“The posts were constant,” Gwilliam says. “People were desperate for food.”
The 60-year-old Vancouver Island resident had spent decades volunteering for humanitarian outreach groups, giving time to organizations that helped AIDS orphans in Africa establish micro-businesses, for example. But she hadn’t realized just how many families were struggling to stay fed within her own country.
A report released by the Nunavut Food Security Coalition in May 2014 found that nearly 70 per cent of the territory’s Inuit households experience moderate to severe food insecurity – more than eight times the national average. They’re unable to regularly access and afford nutritious meals because northern climates don’t lend themselves well to growing fresh produce, the price of groceries is prohibitive and shipping costs to the North run exorbitantly high. In Nunavut, households spent an average of $19,760 on food from 2007 to 2008-the Canadian average is less than $8,000-and yet nearly half of Inuit adults had earned less than $20,000 during that period.
Five years ago, the federal government launched Nutrition North Canada, an annual $60-million subsidy meant to offset residents’ food costs. But a November 2014 report from the Auditor General revealed flaws-for one, the government hadn’t tracked whether the subsidies had actually translated into savings for consumers.
Gwilliam had started her own group, Helping Our Northern Neighbours (HONN), a few months prior to the release of the report. On the organization’s Facebook page, individuals and teams sign up to donate food, clothes and basic living supplies to remote communities in the territories and the upper reaches of British Columbia, Saskatchewan, Manitoba and Ontario. HONN has about 1,200 households awaiting donations, and of those, roughly two-thirds have previously received at least one box.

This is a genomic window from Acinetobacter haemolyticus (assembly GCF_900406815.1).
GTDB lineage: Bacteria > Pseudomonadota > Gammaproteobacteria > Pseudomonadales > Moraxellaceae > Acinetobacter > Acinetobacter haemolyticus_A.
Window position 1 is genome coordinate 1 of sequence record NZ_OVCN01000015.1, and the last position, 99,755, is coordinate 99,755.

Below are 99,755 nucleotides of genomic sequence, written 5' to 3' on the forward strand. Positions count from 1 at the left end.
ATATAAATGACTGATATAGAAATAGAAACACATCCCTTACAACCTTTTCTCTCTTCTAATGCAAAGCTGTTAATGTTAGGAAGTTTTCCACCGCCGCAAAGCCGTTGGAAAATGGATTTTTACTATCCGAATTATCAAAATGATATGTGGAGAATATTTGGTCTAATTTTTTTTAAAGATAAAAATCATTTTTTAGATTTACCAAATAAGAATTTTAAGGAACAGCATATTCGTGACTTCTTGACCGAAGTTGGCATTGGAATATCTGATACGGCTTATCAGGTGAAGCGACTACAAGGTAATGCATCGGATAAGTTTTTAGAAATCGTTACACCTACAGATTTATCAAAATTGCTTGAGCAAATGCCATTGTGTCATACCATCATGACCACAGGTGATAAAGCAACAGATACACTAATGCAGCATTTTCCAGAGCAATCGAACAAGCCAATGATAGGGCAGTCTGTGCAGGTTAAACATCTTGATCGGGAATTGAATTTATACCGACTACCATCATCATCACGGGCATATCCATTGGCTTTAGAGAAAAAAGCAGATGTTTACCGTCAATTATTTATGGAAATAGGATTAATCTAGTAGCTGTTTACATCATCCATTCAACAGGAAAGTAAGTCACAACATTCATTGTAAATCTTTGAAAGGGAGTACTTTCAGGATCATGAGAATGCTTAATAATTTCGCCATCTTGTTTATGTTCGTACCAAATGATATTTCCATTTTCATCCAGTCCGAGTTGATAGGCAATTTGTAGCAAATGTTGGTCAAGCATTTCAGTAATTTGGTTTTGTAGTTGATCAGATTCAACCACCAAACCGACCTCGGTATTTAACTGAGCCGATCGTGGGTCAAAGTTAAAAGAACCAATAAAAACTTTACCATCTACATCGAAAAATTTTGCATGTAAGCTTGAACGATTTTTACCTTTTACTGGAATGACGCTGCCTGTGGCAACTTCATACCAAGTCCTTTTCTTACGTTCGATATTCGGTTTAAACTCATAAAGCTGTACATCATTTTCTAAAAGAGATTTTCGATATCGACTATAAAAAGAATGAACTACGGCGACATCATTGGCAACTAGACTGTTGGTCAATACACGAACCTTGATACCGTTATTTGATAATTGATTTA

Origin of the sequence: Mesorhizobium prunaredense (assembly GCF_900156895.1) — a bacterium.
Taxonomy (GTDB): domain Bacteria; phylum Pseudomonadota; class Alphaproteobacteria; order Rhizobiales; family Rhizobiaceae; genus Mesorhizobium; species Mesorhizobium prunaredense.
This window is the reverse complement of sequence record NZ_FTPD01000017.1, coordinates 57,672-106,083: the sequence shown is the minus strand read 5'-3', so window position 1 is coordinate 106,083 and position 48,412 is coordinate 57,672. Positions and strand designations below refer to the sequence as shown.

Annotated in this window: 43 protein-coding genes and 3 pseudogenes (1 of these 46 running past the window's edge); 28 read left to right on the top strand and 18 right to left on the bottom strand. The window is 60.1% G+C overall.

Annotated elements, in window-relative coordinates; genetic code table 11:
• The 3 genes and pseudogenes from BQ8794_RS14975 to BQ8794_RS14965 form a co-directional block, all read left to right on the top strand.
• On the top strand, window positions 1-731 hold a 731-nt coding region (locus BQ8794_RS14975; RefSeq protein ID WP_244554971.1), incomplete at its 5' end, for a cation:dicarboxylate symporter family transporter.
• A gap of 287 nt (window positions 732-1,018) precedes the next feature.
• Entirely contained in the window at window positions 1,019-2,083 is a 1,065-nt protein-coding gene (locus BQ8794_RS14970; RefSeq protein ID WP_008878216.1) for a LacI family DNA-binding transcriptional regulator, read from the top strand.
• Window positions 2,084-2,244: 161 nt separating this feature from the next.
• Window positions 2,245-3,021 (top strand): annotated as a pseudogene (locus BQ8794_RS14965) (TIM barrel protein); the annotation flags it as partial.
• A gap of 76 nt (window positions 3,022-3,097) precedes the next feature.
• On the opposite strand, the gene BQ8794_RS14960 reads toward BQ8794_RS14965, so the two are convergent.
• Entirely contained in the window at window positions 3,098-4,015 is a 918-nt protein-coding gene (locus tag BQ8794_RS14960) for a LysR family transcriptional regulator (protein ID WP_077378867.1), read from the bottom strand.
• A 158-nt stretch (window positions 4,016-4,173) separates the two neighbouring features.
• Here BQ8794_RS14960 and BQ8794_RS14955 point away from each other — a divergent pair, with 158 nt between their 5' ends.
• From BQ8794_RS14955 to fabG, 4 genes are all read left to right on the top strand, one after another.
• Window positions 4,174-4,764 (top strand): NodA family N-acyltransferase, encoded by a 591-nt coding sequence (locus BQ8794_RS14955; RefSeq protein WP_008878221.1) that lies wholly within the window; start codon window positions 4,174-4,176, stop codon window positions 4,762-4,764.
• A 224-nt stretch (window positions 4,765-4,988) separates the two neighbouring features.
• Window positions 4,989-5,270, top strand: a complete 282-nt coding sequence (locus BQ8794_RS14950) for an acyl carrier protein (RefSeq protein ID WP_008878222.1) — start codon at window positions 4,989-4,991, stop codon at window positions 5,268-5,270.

Some donors choose to send a single box, while others sponsor families or food banks, committing to give an average of four packages a year. Households seeking sponsorship can get a referral from community workers in their areas, then flag which items they need most. While many ask for food, HONN has also shipped material for parkas and birthday boxes for kids.
For Repulse Bay, Nunavut, resident Candy Ivalutanar, receiving a food box can mean her kids don’t go to school hungry. The 33-year-old bus driver supports her husband and their two young daughters on a single income. Prior to receiving donations, her grocery bills sometimes reached nearly $1,000 a week-close to double her weekly salary.
Since joining HONN in 2014, Ivalutanar has formed a friendship with her sponsor, 68-year-old Barbara Senft of Prince George, B.C., with whom she chats over Facebook every week. “She’s family to me,” Ivalutanar says. “I would like to meet her one day, to thank her in person.”
Gwilliam hopes these kinds of conversations will foster understanding between disparate communities. To that end, the organization is working with local groups to set up programs that residents feel will work best for them, whether it be food banks, soup kitchens or co-ops.
HONN’s founder realizes her initiative is a Band-Aid solution and stresses the need for more effective government intervention. But in the meantime, she is focused on the positive: “This is a good learning experience for everybody,” she says. “It’s a way to bring our country together.”